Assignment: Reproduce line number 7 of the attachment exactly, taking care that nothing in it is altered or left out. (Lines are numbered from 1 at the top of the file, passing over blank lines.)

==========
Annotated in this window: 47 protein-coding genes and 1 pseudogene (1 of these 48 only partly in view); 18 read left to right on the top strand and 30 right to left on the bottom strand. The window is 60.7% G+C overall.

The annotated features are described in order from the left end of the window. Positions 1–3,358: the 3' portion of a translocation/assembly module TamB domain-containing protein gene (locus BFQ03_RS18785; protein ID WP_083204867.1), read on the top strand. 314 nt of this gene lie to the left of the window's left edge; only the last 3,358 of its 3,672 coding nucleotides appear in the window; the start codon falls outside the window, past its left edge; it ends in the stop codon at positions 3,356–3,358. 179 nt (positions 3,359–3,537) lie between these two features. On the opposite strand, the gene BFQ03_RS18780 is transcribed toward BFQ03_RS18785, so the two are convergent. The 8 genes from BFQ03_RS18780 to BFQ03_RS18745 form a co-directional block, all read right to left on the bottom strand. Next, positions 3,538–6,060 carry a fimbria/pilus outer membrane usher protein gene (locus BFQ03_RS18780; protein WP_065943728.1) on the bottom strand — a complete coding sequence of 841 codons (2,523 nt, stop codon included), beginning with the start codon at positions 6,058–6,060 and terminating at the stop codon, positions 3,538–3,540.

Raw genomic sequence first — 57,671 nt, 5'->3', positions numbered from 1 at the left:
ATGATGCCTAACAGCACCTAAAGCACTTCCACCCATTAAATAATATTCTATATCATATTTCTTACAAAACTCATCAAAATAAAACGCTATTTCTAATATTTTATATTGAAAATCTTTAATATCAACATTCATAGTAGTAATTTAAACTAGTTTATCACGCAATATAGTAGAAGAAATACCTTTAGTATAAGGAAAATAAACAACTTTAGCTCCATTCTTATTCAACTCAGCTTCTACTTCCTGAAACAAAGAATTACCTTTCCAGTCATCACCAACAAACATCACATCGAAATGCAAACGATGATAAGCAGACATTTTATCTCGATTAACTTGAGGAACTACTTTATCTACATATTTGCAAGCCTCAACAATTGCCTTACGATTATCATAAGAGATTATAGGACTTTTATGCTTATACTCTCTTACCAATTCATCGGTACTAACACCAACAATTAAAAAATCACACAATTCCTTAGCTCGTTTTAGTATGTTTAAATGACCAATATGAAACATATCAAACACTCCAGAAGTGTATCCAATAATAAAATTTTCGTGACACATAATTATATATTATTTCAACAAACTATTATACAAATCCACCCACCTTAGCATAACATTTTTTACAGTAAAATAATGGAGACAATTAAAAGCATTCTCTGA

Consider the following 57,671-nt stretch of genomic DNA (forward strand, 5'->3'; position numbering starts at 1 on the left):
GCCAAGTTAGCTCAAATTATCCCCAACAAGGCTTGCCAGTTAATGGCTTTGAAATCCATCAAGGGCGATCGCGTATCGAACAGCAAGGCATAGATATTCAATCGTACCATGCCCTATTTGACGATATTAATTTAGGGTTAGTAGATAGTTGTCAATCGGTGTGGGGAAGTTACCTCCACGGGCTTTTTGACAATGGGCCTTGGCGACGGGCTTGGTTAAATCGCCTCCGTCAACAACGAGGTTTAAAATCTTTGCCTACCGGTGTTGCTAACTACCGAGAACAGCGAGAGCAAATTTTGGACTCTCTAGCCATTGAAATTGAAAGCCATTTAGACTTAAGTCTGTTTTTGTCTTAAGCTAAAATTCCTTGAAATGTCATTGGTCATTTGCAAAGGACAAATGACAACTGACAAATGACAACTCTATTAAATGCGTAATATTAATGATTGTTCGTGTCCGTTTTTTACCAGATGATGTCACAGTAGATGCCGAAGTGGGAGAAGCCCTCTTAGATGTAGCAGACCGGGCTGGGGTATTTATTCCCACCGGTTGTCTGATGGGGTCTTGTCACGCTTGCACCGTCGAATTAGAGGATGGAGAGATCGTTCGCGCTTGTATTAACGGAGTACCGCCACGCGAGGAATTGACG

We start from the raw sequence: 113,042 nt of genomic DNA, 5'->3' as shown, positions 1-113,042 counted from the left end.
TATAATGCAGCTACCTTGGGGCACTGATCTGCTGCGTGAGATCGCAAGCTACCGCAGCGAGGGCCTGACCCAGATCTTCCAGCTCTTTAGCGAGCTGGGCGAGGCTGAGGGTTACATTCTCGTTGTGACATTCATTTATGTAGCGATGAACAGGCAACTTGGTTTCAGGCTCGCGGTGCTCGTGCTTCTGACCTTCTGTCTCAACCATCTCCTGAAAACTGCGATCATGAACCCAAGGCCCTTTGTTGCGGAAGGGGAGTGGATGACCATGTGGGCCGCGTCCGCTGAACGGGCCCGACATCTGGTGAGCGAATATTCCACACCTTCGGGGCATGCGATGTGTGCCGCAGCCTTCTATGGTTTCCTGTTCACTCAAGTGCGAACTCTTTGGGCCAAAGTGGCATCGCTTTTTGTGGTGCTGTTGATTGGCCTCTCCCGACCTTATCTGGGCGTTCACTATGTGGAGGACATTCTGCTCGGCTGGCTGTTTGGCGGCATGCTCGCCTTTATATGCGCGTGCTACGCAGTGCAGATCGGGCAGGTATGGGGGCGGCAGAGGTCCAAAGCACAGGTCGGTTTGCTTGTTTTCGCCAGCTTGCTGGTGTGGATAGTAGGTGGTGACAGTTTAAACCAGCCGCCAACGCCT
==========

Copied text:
We start from the raw sequence: 113,042 nt of genomic DNA, 5'->3' as shown, positions 1-113,042 counted from the left end.